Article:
We know how fun it is to ride in rain, but wait, before we head out into the rain, here are four things to keep in mind.
1. Tyre air pressure
There’s a misconception that under – inflating tyres leads to increased wet road performance. Under inflation affects braking power and handling, both of which can cause the tyre to slip on wet roads. Under inflation also reduces fuel efficiency and tyre durability in both dry and wet conditions. On the other hand, over inflation reduces the size of the contact patch, which increases the chances of a slide.
That’s why it’s important to set the tyre pressure to the manufacturer recommended levels. You can find these ratings on some part of your motorcycle like the tank or swing arm, or in the owner’s manual, or do a simple Google search.
2. Tread Depth
The next thing to check for is the tread depth. A tyre is able to hold on to the tarmac because of the rubber. So in dry riding conditions, the higher the contact patch and stickier the rubber, more is the grip that’s available. So ideally, we should be having completely smooth and round tyres.
If a tyre were to be completely smooth, at even moderate speeds it can glide over water. And that takes away all control from the rider leading to a crash. And that’s where the treads play a major role.
Treads are baked into the design of a tyre to perform the main function of removing water from the centre and exhausting it out to the sides.
Treads are also made to give extra traction in knobby tyres, but that subject is for another day.
If road grip was dependent only on the rubber compound, we could virtually use it till the steel wires would show.
But that’s not the case. There has to be a minimum amount of tread depth left for it to be safe and usable. That minimum depth is marked by the tread wear indicator.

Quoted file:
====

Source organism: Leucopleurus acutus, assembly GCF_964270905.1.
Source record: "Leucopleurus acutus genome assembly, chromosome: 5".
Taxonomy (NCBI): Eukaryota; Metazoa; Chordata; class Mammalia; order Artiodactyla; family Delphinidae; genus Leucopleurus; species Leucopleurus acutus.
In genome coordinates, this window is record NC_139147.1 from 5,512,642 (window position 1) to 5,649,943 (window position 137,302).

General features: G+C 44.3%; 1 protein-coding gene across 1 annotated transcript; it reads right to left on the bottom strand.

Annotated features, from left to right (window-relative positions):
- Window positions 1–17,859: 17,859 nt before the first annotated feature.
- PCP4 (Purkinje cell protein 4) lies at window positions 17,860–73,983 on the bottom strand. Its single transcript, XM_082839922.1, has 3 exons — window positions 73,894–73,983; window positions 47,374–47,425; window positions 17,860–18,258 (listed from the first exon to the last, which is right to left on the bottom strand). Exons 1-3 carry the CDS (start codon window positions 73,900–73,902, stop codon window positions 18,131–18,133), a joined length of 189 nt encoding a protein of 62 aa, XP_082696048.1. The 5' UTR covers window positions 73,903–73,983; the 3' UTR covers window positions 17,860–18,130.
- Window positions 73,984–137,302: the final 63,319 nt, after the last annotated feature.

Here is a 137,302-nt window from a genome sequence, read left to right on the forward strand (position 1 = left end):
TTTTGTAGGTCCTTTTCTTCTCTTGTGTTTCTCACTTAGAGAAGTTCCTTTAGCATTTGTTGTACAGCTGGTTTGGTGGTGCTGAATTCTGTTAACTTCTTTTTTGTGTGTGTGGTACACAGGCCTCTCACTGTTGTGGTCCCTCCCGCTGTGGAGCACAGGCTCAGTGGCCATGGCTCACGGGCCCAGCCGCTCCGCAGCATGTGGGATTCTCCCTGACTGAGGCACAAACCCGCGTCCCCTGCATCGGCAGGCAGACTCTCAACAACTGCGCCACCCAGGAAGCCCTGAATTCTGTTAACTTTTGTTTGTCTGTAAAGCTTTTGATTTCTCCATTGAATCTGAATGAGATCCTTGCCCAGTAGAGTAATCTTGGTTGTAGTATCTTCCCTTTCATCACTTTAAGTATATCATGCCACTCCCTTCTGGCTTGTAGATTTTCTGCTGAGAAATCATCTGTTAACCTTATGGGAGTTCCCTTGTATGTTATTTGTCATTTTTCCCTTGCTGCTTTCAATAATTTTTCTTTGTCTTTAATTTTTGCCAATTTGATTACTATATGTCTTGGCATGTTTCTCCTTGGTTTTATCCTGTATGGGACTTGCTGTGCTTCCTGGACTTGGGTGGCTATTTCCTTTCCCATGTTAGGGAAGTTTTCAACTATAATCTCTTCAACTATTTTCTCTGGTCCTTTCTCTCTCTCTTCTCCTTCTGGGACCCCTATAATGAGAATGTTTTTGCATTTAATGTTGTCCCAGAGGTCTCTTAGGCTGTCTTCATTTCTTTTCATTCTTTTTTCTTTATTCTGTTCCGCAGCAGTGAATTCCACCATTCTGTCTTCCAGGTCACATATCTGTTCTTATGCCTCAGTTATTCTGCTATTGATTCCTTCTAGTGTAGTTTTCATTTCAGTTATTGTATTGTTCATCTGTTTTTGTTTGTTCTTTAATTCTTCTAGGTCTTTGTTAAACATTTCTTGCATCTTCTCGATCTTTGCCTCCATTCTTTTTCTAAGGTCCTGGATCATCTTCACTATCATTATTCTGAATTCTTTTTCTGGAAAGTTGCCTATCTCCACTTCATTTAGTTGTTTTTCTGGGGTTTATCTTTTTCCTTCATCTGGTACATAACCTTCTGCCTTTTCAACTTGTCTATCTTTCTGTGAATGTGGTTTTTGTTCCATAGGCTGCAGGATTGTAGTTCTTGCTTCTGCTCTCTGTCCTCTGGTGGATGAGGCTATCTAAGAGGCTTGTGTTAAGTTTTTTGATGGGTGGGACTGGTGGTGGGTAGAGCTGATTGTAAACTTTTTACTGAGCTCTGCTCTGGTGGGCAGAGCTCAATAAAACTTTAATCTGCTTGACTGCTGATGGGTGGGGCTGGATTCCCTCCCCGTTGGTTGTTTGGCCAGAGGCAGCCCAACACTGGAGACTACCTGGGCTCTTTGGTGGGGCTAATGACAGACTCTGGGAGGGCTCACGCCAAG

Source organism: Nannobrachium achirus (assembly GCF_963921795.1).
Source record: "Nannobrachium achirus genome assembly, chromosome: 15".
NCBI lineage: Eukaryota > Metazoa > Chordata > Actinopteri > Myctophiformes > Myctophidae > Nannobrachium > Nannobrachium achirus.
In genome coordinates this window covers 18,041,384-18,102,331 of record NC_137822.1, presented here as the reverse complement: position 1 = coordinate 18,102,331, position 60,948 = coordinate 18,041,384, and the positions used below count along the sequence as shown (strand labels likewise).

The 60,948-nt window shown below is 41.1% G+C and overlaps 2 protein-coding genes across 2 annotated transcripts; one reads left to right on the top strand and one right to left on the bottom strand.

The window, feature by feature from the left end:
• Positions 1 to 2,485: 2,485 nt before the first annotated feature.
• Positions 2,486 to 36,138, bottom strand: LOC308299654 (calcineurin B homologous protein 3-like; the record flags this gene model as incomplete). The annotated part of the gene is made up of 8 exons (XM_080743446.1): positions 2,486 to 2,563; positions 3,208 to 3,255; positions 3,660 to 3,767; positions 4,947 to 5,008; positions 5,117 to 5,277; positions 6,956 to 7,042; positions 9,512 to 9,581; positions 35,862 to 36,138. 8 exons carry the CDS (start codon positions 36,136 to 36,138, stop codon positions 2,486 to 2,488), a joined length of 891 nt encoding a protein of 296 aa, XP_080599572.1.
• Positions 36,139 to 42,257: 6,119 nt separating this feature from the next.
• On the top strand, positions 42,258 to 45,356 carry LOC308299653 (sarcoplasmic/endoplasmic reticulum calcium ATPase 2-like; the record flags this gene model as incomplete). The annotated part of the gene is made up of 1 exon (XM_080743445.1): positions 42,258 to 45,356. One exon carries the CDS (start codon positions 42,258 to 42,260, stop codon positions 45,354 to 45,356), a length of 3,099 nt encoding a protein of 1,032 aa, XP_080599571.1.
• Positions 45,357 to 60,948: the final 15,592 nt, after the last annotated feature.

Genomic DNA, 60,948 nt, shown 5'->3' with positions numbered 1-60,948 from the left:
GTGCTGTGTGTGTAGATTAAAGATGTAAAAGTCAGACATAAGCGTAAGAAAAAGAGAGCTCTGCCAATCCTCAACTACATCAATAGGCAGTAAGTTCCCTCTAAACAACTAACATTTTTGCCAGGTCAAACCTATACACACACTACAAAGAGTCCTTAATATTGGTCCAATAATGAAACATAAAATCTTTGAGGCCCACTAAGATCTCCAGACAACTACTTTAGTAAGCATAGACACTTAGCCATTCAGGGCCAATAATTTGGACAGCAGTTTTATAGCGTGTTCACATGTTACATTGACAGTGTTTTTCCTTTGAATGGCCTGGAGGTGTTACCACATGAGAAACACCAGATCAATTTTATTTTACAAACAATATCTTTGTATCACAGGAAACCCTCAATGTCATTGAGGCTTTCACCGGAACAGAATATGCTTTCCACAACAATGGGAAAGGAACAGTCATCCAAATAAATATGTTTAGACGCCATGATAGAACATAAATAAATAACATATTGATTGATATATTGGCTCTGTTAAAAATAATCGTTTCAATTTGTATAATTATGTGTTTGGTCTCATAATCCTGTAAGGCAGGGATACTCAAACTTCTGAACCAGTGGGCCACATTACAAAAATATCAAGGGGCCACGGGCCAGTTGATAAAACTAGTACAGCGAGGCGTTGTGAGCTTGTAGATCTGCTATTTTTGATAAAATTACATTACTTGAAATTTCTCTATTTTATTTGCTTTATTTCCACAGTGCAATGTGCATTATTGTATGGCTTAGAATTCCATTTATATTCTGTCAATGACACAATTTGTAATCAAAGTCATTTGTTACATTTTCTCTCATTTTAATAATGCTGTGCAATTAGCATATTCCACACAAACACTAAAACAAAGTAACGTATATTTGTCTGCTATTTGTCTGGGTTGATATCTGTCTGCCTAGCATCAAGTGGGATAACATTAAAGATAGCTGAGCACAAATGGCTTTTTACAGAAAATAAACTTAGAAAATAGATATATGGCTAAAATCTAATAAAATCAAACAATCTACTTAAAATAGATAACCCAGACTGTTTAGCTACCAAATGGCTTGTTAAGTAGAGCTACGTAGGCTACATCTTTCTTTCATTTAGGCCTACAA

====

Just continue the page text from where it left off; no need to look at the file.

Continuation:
Tread Wear Indicator is this tiny rubber protrusion within the grooves. If the tread thickness is close to or has reached the level of the indicator, it’s time to get new tyres for your bike!+
3. Cracks on sidewall
The third thing to check for is cracks on the sidewall. These should be easily visible under good lighting. If you find some cracks, try applying some Tyre polish on it. The polish can act like a moisturiser and bring some ‘stretch’ back into the rubber.
4. Uneven wear
If you find signs of uneven wear, it’s not really possible to treat it, even if the tread depth is available. Uneven wear can happen due to a wide variety of reasons, the number one being improper tyre pressure.
So, if the tread thickness is low, if there are too many cracks on the sidewall and if there’s uneven wear, it’s time to look out for a new set of tyres. If there’s any season that demands highest attention to tyre health, it’s the monsoons.
To sum it up, what you need to keep in mind while riding in the monsoons is the tyre pressure, tread depth, cracks on the sidewall and uneven wear.